And I’m nearly finished a book that is the opposite of delightful, All the Rage by Courtney Summers, a Young Adult novel that I will not be putting in my library, as the contents are too mature for the grade levels at my schools, but will be passing on to one of the high school librarians at our PD Day next week.  This novel is set in a small town and tells the story of Romy, a 17-year old who had friends, got decent grades, had a good job, and lived a normal life… until a year ago, when she got drunk at a party and Kellan Turner, the town sheriff’s son, takes advantage of her against her will.  When she tells her story, no one but her family believes her, and she loses everything; her former friends shun her, she becomes withdrawn, and she loses any connection she had with anyone - she won’t even confide in her mother.  When she meets Leon, a guy she works with at the restaurant, things begin to look up, but then it all goes bust when, against her better judgement, she goes out to Wake Lake for the big drunken bash that happens every year for the seniors at the high school.  She doesn’t remember anything from that night, but is found the next morning by a police constable on the side of the road miles away from the lake, seemingly hung over and in a bad way.  Another girl, beautiful, perfect Penny Young, Romy’s former best friend, also went missing after the party, and Romy is accused of wasting police time searching for her when the whole force should have been looking for Penny.  As Penny’s disappearance turns into days and then weeks, Romy’s suspicions grow and she is faced with a dilemma - repeat her story from a year ago in the hopes that someone will listen, an act that may help find Penny alive, or stay quiet and bear the guilt of knowing she could have helped but didn’t.  I’ve got about 80 pages to go in this harrowing tale, and so far there has not been a single uplifting moment, but it’s gripping and heartwrenching, filled with a hopelessness and despair that is captured brilliantly by the author.  Most of the time that I was reading this, I was thinking in my head, “Just tell someone what it happening to you, tell someone how you are being treated!”, but of course, I know that won’t happen.  I hope that this does not reflect the lives of most teenaged girls today, although I’m sure it happens, which is the reason so many sexual assaults go unreported.   I’m looking forward to finishing this book today, as I suspect there may be a glimmer of hope awaiting Romy by the end of the novel.  It’s reminding me of that classic YA novel, Speak by Laurie Halse Anderson, also about a girl who is raped by an older student at a summer bash.  I read that many years ago, and am now interested in rereading it.  Although I haven’t finished  All the Rage, I feel confident in giving it a rating:  8 out of 10.  Read this if you are drawn to YA novels that deal with traumatic experiences and learning to overcome the emotional aftermath.  Do not read this if you are looking for a light, uplifting “summer read”.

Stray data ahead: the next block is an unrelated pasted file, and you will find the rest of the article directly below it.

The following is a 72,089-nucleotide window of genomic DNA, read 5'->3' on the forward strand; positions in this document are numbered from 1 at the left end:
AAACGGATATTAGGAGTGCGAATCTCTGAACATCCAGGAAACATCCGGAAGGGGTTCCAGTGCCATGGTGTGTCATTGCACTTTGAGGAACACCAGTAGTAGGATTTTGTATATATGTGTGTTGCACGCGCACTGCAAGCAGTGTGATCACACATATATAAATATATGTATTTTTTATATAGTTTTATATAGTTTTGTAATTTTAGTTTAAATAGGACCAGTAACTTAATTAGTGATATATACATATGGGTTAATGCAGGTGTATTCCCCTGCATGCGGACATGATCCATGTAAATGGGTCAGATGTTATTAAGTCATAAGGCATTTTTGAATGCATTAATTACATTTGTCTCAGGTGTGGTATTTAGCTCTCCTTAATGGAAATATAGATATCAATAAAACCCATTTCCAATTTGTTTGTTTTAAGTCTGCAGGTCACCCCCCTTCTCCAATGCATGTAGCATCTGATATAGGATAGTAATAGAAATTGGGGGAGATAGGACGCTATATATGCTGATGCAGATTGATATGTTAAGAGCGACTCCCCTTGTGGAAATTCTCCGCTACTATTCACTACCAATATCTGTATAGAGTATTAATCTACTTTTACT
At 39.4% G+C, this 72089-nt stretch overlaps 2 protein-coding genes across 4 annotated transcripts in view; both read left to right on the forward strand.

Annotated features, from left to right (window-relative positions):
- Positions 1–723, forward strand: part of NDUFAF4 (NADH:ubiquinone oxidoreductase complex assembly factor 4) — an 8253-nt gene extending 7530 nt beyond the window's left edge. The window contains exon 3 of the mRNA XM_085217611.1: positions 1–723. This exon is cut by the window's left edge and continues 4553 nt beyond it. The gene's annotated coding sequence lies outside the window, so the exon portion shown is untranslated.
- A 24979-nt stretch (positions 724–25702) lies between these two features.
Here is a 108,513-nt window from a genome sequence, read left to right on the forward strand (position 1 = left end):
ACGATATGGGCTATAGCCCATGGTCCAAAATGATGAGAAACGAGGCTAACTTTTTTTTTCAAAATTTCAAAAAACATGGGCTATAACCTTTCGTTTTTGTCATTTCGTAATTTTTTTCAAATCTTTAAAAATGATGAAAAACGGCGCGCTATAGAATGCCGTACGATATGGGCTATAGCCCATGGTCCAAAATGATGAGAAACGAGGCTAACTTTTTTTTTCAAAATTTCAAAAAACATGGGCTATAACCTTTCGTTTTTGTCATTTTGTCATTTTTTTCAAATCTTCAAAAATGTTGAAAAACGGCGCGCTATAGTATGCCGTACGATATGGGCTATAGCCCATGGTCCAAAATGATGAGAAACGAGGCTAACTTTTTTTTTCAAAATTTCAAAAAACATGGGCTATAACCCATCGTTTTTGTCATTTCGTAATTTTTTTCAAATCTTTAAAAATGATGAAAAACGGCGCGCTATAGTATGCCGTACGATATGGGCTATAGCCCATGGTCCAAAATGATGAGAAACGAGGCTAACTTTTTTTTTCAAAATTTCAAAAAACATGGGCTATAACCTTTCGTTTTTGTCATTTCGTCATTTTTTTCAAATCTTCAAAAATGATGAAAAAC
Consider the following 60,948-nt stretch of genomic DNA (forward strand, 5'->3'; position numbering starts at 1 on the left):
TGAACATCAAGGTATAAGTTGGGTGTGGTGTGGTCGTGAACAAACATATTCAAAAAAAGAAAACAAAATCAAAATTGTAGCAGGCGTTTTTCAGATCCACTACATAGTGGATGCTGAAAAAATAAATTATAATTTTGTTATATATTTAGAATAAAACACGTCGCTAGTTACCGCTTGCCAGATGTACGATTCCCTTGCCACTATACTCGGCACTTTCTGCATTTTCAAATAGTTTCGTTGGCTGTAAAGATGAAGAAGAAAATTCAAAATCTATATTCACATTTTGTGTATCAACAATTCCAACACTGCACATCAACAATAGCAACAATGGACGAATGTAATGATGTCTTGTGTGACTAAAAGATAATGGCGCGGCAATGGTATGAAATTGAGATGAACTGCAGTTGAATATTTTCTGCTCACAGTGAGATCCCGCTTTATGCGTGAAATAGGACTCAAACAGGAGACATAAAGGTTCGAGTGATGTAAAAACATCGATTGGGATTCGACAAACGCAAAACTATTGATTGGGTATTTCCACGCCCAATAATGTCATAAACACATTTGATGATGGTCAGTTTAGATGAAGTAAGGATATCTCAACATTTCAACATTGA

Enjoy the rest of your day!

Bye for now…

PS I've added a tentative Book Club selection list for 2017 (see righthand sidebar), but I'll run the choices by my ladies when we meet in September to see if they approve - watch for changes.